Figure with Vessel
Origin: America, New York, Fayetteville
Overall: 8 x 5 1/4 x 3in. (20.3cm, 7.6cm)
Acc. No. 1961.701.2
A freestanding woodcarving of a male figure seated on a low block, his arms wrapped around a bucket set upright on his knees, his fingertips nearly touching on the far side of it. His dense, short-cropped hair and wide mouth suggest African ancestry. His attire is only sketchily represented: long trousers with narrow cuffs, a long-sleeved jacket with a natural waistline and a high, standing collar, and a shirt whose flared cuff is visible beyond the end of his jacket sleeve. He gazes evenly straight ahead.
Label:According to the basics of a still-unconfirmed verbal tradition relayed to the museum by its vendor, dealers Avis and Rockwell Gardiner, the carving was made by "a young employee" who worked for Hiram Wood (1806-1885), operator of a saw mill and two grist mills in Fayetteville, New York, during, variously, 1836-1840 and 1849-1865 (n. 1). The carving was inherited by Wood's daughter, Martha Louise (b. 1842 in Fayetteville), whose son, Harry Wood Andrews, sold the figure out of the family (see "Provenance").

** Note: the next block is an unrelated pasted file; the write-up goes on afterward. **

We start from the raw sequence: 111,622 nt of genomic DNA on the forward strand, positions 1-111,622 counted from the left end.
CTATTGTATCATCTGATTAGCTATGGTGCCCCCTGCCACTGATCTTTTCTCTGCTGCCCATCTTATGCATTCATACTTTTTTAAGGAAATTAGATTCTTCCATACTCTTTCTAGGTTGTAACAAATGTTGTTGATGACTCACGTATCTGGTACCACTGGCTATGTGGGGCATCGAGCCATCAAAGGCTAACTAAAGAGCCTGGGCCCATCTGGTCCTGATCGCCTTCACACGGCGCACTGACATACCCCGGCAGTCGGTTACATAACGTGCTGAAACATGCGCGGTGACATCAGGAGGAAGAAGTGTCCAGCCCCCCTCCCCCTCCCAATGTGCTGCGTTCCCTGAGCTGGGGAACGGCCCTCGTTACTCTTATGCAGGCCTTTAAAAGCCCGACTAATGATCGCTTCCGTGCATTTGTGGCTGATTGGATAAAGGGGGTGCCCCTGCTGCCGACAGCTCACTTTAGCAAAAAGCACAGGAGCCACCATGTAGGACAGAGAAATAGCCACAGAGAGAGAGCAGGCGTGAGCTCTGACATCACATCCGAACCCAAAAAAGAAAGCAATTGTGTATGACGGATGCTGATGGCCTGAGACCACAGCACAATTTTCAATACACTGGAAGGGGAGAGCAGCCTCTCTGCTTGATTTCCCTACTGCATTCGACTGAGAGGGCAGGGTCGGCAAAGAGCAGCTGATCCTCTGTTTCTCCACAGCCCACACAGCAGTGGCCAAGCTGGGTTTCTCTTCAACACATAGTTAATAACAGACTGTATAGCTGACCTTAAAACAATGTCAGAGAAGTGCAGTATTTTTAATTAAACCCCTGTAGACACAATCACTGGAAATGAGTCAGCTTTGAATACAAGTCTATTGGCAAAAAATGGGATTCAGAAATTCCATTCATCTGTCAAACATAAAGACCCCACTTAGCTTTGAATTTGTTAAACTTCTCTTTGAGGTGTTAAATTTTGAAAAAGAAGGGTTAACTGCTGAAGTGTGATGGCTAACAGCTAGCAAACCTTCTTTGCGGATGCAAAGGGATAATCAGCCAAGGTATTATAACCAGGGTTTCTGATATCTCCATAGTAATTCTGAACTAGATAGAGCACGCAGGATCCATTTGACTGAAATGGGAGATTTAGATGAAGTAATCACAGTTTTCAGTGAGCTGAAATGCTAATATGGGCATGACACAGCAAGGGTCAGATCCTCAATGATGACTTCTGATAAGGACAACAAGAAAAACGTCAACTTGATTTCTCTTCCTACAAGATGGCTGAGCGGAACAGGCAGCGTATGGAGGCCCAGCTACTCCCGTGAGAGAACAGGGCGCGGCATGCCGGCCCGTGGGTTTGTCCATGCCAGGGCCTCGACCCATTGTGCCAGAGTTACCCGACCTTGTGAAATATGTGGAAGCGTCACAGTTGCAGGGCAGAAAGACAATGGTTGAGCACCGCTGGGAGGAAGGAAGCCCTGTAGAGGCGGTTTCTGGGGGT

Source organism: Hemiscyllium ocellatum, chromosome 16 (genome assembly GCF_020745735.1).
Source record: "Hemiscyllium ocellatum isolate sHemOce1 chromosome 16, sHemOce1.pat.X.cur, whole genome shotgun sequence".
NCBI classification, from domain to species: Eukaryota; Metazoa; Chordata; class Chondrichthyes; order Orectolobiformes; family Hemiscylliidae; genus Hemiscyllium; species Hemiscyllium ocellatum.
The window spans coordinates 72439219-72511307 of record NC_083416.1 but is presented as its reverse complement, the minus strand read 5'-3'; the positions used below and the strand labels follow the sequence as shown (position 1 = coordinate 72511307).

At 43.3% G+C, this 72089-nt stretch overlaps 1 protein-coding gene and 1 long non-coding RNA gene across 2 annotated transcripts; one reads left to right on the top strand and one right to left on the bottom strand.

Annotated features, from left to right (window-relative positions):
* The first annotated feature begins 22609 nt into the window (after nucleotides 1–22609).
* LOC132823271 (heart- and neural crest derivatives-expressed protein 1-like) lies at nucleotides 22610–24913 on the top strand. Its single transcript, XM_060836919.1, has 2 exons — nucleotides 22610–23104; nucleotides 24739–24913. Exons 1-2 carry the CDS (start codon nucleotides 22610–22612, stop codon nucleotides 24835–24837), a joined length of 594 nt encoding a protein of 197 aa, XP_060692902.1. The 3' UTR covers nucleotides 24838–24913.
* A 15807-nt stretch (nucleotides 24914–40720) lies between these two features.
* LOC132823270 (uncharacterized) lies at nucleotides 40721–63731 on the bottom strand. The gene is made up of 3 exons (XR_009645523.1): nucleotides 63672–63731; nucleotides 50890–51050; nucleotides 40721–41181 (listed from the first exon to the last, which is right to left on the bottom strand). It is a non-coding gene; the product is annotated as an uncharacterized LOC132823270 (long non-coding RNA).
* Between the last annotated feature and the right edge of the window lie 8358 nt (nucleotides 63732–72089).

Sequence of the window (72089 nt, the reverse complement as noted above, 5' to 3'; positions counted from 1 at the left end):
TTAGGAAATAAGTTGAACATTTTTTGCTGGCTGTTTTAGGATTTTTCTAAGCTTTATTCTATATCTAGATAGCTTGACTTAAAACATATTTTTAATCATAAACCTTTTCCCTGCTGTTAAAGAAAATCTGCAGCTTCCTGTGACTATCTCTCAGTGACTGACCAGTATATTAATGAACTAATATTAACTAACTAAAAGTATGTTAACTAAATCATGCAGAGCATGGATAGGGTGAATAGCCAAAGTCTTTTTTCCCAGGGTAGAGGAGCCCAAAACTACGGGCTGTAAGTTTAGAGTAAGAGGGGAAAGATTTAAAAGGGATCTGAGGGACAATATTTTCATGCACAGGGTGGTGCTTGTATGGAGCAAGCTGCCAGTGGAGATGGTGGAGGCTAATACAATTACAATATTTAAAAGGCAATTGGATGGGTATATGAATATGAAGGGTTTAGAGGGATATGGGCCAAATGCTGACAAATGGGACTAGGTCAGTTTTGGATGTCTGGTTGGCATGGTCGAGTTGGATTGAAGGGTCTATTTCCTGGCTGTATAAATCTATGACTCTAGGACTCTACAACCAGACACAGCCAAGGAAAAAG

Based solely on the sculpture's appearance, the carver is thought to have been an African-American. The subject's facial features are typical of many Africans, the pose recalls some forms of African sculpture, and the piece lacks aspects of stereotyping and caricature that commonly marked white depictions of African-Americans in the period (n. 2). Unfortunately, none of Wood's employees --- African-American or white --- has been identified (n. 3). Fourteen people of African descent lived in the Fayetteville vicinity in 1840, five in 1850, and six in 1855, and half of the African-American famlies living there in 1865 were from the South (n. 4).
Provenance:Purportedly Hiram Wood, Fayetteville, NY; to his daughter, Martha Louise Wood (b. 1842); to her son, Harry Wood Andrews; Alexander Allen; Avis and Rockwell Gardiner, Stamford, Conn.